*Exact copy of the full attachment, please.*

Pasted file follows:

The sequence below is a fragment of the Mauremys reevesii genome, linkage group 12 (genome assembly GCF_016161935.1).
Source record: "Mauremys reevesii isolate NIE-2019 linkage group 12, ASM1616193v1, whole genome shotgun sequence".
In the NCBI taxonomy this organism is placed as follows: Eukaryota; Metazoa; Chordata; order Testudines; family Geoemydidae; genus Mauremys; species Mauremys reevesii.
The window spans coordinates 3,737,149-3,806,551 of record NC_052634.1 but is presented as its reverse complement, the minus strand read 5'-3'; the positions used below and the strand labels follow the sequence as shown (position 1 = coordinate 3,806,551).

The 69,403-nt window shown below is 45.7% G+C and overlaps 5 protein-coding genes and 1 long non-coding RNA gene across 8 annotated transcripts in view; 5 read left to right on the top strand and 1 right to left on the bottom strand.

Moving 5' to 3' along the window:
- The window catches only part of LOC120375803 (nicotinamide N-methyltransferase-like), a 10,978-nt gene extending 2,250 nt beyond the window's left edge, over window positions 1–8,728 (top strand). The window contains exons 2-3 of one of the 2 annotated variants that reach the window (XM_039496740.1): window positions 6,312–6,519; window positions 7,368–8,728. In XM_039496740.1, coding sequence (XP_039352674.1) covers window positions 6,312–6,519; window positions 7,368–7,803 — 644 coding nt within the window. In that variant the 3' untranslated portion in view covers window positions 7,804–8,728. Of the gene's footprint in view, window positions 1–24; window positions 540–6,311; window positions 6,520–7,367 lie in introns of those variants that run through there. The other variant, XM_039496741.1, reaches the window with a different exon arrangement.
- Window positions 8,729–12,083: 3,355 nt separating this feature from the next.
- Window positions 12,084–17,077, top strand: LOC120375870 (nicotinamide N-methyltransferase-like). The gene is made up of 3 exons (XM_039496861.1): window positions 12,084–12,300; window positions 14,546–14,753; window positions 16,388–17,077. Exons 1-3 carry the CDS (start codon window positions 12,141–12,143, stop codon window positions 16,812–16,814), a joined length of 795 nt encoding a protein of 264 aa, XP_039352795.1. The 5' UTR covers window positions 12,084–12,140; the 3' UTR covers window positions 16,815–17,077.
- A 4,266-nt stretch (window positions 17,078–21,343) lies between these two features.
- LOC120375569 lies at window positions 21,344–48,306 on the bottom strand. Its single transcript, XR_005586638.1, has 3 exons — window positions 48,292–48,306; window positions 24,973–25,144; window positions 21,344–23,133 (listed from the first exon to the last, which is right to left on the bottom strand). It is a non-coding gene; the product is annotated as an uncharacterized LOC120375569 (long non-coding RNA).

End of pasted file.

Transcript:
The sequence below is a fragment of the Mauremys reevesii genome, linkage group 12 (genome assembly GCF_016161935.1).
Source record: "Mauremys reevesii isolate NIE-2019 linkage group 12, ASM1616193v1, whole genome shotgun sequence".
In the NCBI taxonomy this organism is placed as follows: Eukaryota; Metazoa; Chordata; order Testudines; family Geoemydidae; genus Mauremys; species Mauremys reevesii.
The window spans coordinates 3,737,149-3,806,551 of record NC_052634.1 but is presented as its reverse complement, the minus strand read 5'-3'; the positions used below and the strand labels follow the sequence as shown (position 1 = coordinate 3,806,551).

The 69,403-nt window shown below is 45.7% G+C and overlaps 5 protein-coding genes and 1 long non-coding RNA gene across 8 annotated transcripts in view; 5 read left to right on the top strand and 1 right to left on the bottom strand.

Moving 5' to 3' along the window:
- The window catches only part of LOC120375803 (nicotinamide N-methyltransferase-like), a 10,978-nt gene extending 2,250 nt beyond the window's left edge, over window positions 1–8,728 (top strand). The window contains exons 2-3 of one of the 2 annotated variants that reach the window (XM_039496740.1): window positions 6,312–6,519; window positions 7,368–8,728. In XM_039496740.1, coding sequence (XP_039352674.1) covers window positions 6,312–6,519; window positions 7,368–7,803 — 644 coding nt within the window. In that variant the 3' untranslated portion in view covers window positions 7,804–8,728. Of the gene's footprint in view, window positions 1–24; window positions 540–6,311; window positions 6,520–7,367 lie in introns of those variants that run through there. The other variant, XM_039496741.1, reaches the window with a different exon arrangement.
- Window positions 8,729–12,083: 3,355 nt separating this feature from the next.
- Window positions 12,084–17,077, top strand: LOC120375870 (nicotinamide N-methyltransferase-like). The gene is made up of 3 exons (XM_039496861.1): window positions 12,084–12,300; window positions 14,546–14,753; window positions 16,388–17,077. Exons 1-3 carry the CDS (start codon window positions 12,141–12,143, stop codon window positions 16,812–16,814), a joined length of 795 nt encoding a protein of 264 aa, XP_039352795.1. The 5' UTR covers window positions 12,084–12,140; the 3' UTR covers window positions 16,815–17,077.
- A 4,266-nt stretch (window positions 17,078–21,343) lies between these two features.
- LOC120375569 lies at window positions 21,344–48,306 on the bottom strand. Its single transcript, XR_005586638.1, has 3 exons — window positions 48,292–48,306; window positions 24,973–25,144; window positions 21,344–23,133 (listed from the first exon to the last, which is right to left on the bottom strand). It is a non-coding gene; the product is annotated as an uncharacterized LOC120375569 (long non-coding RNA).